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The Night Heaven Fell   B-

Home Vision Entertainment

Year Released: 1958
MPAA Rating: Not Rated
Director: Roger Vadim
Writers: Roger Vadim, Jacques Remy (based on a novel by Albert Vidalie)
Cast: Brigitte Bardot, Alida Valli, Stephen Boyd, Pepe Nieto.

Review by Michael Scrutchin

The Night Heaven Fell, a 1958 French film also known as Les Bijoutiers du clair de lune, is a shameless melodrama that takes itself way too seriously. But that's precisely why it's so engaging. The film has been released on DVD as part of Home Vision Entertainment's Classic Collection, which began with the screwball romantic comedy Plucking the Daisy. While that film showed Bardot to be adept and charming at light comedy, The Night Heaven Fell showcases her dramatic side. It also gives her many opportunities to overact -- but she does so with such grace and conviction that it's tough to fault her for it. If anything, Bardot's overwrought performance is what makes The Night Heaven Fell such an entertaining film. I'm beginning to dig this girl.

Directed by then-husband, Roger Vadim (who had previously directed her in And God Created Woman), The Night Heaven Fell features Brigitte Bardot as a pretty young virgin named Ursula who's just been released from the convent (yes, the convent) to go live with her aunt and uncle in rural Spain. Upon her arrival, local stud Lamberto (Stephen Boyd) gets into a brawl with her uncle (Pepe Nieto), who Lamberto blames for his sister's suicide. The fight here is quite possibly one of the most hilariously inept fight scenes ever captured on film, foreshadowing more unintentionally funny moments to come.

Anyway, Ursula immediately falls in love with Lamberto, but it turns out that her aunt (Alida Valli, very good here) might be having a secret affair with the stud. In the meantime, Ursula's uncle makes sexual advances upon her (his niece, that is) and we see that he's just not a very swell guy. Before the first act is over, there will be a murder and naïve virgin Ursula will flee to the hills with Lamberto as police hunt them down.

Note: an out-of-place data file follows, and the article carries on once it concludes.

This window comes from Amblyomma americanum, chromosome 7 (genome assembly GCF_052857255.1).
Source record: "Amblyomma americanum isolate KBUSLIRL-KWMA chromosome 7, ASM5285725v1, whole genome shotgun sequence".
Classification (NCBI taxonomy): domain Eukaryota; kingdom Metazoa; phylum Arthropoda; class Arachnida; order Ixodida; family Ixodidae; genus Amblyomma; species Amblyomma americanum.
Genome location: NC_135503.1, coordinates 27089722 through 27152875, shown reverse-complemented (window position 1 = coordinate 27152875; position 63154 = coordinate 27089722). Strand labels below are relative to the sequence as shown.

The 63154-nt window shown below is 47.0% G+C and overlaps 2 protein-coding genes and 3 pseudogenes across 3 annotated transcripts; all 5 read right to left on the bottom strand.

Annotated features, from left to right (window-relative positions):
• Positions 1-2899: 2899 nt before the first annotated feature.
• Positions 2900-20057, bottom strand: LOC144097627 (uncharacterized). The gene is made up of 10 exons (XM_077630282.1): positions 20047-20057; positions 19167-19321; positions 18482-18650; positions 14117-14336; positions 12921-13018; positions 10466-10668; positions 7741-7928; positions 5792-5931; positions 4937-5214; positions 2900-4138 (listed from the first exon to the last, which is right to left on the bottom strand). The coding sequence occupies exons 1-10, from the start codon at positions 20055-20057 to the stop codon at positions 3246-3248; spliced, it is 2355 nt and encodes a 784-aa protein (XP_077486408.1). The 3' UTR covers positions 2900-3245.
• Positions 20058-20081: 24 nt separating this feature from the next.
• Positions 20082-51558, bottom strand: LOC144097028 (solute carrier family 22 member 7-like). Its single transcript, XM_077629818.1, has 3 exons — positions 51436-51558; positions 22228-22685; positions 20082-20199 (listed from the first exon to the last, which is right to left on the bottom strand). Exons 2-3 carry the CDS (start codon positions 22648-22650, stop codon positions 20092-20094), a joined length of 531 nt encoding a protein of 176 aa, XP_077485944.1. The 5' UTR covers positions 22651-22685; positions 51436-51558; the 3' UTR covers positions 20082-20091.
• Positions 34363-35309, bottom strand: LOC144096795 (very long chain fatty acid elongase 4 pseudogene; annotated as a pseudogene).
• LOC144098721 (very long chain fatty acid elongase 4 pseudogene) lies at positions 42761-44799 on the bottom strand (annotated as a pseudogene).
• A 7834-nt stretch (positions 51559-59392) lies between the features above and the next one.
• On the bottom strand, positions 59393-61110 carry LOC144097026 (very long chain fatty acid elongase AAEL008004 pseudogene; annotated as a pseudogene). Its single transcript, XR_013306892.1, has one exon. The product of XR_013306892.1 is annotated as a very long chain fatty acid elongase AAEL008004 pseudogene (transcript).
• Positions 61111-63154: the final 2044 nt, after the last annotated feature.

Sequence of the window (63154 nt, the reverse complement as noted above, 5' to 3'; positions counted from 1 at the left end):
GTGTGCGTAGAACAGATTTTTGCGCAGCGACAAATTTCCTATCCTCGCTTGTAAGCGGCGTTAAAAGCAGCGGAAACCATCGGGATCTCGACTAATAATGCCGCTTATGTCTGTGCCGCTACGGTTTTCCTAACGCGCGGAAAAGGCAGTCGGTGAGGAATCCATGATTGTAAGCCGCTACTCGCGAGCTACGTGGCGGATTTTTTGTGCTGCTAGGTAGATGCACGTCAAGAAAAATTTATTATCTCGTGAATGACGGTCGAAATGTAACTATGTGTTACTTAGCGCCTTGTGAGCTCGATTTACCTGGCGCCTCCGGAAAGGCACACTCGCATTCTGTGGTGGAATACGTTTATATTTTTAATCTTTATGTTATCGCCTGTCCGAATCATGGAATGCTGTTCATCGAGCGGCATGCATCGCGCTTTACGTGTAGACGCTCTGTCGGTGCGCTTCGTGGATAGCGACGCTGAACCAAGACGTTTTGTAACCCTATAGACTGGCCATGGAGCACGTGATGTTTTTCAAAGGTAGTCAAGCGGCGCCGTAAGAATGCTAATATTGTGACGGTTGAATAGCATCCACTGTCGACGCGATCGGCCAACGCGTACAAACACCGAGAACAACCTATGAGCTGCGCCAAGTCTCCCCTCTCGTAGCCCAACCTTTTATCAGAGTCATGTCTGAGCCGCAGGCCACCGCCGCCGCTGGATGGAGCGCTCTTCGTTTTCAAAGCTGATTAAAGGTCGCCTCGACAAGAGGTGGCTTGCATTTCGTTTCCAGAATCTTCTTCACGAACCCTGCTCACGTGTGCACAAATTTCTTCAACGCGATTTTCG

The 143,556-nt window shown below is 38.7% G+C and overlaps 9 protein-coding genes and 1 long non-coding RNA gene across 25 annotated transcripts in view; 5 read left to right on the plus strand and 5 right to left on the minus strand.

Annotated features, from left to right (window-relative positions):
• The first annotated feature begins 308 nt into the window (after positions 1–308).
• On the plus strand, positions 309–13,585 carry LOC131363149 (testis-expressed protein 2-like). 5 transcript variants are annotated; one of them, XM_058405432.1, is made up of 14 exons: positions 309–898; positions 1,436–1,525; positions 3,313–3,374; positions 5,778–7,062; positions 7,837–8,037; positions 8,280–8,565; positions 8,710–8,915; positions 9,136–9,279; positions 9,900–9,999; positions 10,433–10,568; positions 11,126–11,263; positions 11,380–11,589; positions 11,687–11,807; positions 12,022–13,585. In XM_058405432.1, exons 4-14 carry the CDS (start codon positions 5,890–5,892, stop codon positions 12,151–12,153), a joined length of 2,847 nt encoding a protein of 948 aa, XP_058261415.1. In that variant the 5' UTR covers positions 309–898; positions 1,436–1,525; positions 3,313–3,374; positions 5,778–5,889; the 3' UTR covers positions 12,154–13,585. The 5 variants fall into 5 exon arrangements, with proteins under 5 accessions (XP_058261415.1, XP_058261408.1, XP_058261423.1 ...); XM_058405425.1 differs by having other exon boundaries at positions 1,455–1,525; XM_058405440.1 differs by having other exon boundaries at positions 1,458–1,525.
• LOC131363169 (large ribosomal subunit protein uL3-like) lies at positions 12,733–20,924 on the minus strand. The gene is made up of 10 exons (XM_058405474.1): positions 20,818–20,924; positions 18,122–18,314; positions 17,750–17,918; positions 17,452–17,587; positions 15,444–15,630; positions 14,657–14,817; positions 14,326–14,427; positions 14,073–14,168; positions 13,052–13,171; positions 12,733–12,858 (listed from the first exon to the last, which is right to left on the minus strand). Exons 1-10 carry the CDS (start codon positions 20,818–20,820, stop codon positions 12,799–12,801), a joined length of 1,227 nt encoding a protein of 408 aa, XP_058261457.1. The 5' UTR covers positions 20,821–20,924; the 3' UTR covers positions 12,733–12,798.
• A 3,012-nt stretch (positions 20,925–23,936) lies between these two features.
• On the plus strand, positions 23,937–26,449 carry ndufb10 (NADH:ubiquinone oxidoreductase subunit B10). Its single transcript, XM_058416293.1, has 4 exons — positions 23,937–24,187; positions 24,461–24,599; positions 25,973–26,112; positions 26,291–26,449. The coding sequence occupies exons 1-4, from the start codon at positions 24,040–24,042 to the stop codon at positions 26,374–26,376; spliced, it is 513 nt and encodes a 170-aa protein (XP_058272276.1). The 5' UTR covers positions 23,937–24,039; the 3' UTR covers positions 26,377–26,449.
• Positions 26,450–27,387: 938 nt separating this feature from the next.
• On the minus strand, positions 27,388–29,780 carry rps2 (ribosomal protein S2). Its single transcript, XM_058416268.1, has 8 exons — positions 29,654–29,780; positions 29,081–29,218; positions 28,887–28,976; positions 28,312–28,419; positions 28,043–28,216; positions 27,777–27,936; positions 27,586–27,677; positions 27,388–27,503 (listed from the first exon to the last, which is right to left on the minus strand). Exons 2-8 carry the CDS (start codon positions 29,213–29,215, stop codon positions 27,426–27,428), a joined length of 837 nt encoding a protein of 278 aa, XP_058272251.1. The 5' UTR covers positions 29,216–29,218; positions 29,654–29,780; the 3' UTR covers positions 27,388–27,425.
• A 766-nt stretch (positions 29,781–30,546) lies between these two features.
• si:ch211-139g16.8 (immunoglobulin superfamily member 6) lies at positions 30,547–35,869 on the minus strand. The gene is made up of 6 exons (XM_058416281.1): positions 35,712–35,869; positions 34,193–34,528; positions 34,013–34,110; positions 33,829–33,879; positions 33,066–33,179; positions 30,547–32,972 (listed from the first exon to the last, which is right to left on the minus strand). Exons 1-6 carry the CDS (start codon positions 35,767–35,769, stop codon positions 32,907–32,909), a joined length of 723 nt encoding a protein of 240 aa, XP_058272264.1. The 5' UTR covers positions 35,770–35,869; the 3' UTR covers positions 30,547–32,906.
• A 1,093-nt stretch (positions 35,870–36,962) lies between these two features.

And Brigitte Bardot eventually gets naked.

Uh-huh. And now I think I can see why she still has a pretty strong fan base after all these years. No, it's not the nudity -- that's just the icing on the cake for many Bardot fans, I suspect. There's just something about her pouty lips, fiery eyes, and the confident way she carries herself, knowing that she can have just about any man who sets his eyes upon her. There's an underlying naughtiness gleaming just below the surface and an unbridled eroticism that she effortlessly exudes. I gotta admit, she had me here. I was captivated by her performance even when -- or especially when -- she was going over the top in scenes like the one where she's screaming for Lamberto not to kill their little piglet (they gotta eat, you know) or in the emotionally intense finale. Yes, I'm starting to realize what all the fuss is about regarding Brigitte Bardot.

This ridiculous but captivating melodrama is made even more watchable thanks to some very nice cinematography. Shot in CinemaScope, the movie is filled with sweeping shots of the beautiful Spanish countryside and all the canyons and vistas that come with it. There are some very stylish shots in the film, particularly during a sequence at a windmill.

Like Home Vision's Plucking the Daisy DVD, this one is slim on extras but the transfer and presentation is nice. The extras are the same: trailers for And God Created Woman, Plucking the Daisy, and The Night Heaven Fell, along with a Brigitte Bardot filmography. The film is in French with optional English subtitles. And I must say: if Plucking the Daisy was a nice light-hearted introduction to Bardot's charms, The Night Heaven Fell is inching me ever closer to agreeing with those who say she's one of the sexiest stars in movie history.

Review published 01.17.2002.

Follow Michael Scrutchin on Twitter or Letterboxd.

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